I’ve been 17 years as
a professional rugby
player, when youre in the
job that long and then for
it to change all of a sudden
that can definitely be a
challenge.’ RICO GEAR
Umaga, Jerry Collins and Richie McCaw
following him. “Because I’ve been brought
up around the kapa haka scene, a lot of my
very good friends are, if you like, the elite
of the kapa haka circle. They’re the ones
who say to me, ‘Oh man, you’ve reached
the pinnacle of kapa haka. You get to lead
the All Blacks.
Gisborne Maori leader Derek Lardelli,
composer of Kapa o Pango, has been a
mentor and inspiration to Gear. Dereks
an amazing guy, with the amount of
knowledge he has.
Lardelli created the striking tattoos on
the Gear brothers’ arms. Hosea and I got
the tatts for each other in the early 2000s,
thats what it really represents – our
family, us as brothers and how close we
are as brothers. And, of course, tie us and
keep us grounded with where we come
from. I’m still really stoked that I have it.”
Kapa o Pango faced poorly informed
criticism, particularly the motion at the
end of the haka. Gear is philosophical.
“Thats the tough thing I guess, when
you’re on the world stage the
understanding isn’t going to be there in
terms of what we know and what we
represent. It was definitely a tricky
situation in terms of the drawing of breath
and how we show that.
At the end of the day, everybody came
together and made an agreement together
that we don’t go across the throat, we
draw from the lungs and go up from that
motion. That seemed to settle things down
a bit.” Like Hosea, Rico says leading the
haka is singularly intense. “You need to
know how to come back down. Sometimes,
because you’re so pumped up, you can be
on a different planet...as long as you’re
focused, you can show that ihi and wehi
through your eyes, and through your
actions, without going crazy. And again,
that controlled aggression which relates
to rugby where you need to be mentally
in control.”
In this vein, Gear has a last little pick me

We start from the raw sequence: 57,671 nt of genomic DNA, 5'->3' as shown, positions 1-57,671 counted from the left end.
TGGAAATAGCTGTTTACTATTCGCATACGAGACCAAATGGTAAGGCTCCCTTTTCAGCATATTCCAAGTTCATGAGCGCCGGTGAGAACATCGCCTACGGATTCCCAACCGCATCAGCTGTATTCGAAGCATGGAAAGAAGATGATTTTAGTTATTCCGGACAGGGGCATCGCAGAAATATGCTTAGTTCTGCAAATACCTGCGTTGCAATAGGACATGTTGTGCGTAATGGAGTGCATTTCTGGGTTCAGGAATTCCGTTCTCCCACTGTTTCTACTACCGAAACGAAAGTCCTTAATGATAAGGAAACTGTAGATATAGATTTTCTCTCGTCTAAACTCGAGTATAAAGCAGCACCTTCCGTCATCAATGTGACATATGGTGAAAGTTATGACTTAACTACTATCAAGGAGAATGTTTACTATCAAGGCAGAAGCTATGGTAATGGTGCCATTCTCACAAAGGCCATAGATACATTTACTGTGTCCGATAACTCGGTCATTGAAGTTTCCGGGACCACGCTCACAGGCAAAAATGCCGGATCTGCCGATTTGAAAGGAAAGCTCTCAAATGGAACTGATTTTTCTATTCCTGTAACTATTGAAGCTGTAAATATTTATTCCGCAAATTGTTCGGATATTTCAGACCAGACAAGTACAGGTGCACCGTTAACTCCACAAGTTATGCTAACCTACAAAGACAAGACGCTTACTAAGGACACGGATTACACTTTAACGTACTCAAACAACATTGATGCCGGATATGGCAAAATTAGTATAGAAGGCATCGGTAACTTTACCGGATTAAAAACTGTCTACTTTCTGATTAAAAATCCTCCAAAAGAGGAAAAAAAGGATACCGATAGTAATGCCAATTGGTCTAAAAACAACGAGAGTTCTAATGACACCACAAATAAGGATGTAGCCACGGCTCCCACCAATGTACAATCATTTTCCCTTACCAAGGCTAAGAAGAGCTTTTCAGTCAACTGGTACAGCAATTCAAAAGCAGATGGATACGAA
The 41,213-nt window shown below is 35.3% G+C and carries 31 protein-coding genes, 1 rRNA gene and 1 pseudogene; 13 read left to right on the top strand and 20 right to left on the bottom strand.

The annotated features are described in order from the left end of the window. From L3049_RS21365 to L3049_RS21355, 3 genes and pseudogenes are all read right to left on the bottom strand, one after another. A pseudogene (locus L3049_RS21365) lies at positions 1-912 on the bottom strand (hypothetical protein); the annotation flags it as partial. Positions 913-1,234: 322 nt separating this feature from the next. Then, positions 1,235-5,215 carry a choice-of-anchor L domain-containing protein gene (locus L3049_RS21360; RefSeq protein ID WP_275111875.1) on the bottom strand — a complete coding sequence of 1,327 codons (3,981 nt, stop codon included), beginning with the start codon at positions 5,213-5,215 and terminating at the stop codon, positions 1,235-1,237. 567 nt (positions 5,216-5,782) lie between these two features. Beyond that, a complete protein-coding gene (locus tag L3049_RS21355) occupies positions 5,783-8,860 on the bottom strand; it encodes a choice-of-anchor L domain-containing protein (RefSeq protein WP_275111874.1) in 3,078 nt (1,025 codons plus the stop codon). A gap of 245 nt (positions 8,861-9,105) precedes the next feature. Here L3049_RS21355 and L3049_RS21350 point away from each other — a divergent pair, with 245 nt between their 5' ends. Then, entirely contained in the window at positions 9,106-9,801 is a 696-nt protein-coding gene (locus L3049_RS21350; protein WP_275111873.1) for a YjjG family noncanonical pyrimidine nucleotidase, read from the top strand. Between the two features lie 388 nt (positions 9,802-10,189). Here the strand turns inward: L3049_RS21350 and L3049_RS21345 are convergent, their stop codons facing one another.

up to get the Poverty Bay boys psyched up
before they hit the turf. “We’ve got a bit of
a Turanganui-a-Kiwa [Gisborne area] call
that we blast out before we run out of the
changing rooms. That’s been enough to get
everyone up, get everyone together and
away we go.”
He and Mutu created a mindset change
within Poverty Bay, Gear says. “We gave
the boys more knowledge in terms of what
we represent when we talk about the
players and the legends of this area who
have won the jersey before, to give it more
mana. We try and create more culture that
way. The challenge was to bring them
together as well because we have got a mix
of players in Gizzy here. We’ve got quite a
strong Maori population and we’ve also
got our Pakeha brothers, all our farmers,
and we’ve got a couple of Tongans as well.
Trying to bring them together and get
them all on the same waka.”
Just as the Chiefs have employed Tainui
culture to success, Poverty Bay learn from
the wisdom of local tribes such as Ngati
Porou, Mahaaki and Rongowhakaata. “We
also use other legends that are here, the
likes of Ian Kirkpatrick, hes a local
resident. We draw on those guys, get them
into the environment and try to have them
around as much as possible. It gives the
boys a lift, when they’re rubbing shoulders
with them and talking with them about
their experiences.
Kirky and Lawrie Knight played many
games for the Bay in the days when they
played against the top provincial teams in
New Zealand. “My brother [Hosea] played
for the Hurricanes for a long time and he
spoke of Kirky being in there, just how
good it was to have someone like that, of
that stature, in the environment. And its
been great for us as well.”
Gear and his players really enjoyed
hosting the Hurricanesfirst 2015 camp in
Gisborne. “We definitely maximised the
time we had with them. You could see
from how they were gelling as a unit that
they were going to potentially do really
well, leading into the tournament.”
He’s energised about the Heartland
Championship ahead. “This year’s the
125th anniversary year for the Poverty Bay
union, so its a celebration year.”
Another reason for him to come home
was for his young children to go to good
local schools, and have access to Maori
language and culture. “So thats the great
thing for them to be exposed to and the
tikanga on the marae.”
Players can find the transition out of
playing professionally full-time quite
daunting. “I’ve been 17 years as a
professional rugby player, when you’re in
the job that long and then for it to change
all of a sudden that can definitely be a
challenge. At the same time I am grateful
that I’ve now come into a role which is still
heavily involved in rugby. I think thats
made the transition easier. My partner and
I also run a nutritional cleanse business,
which is certainly keeping us busy.”
The coach/occasional player combo
invites comparison with former teammate
Tana Umaga. As much as Gear is
appreciating starting his coaching career
Growing up in Poverty
Bay, Gear has developed
a deep connection with
the haka and his Maori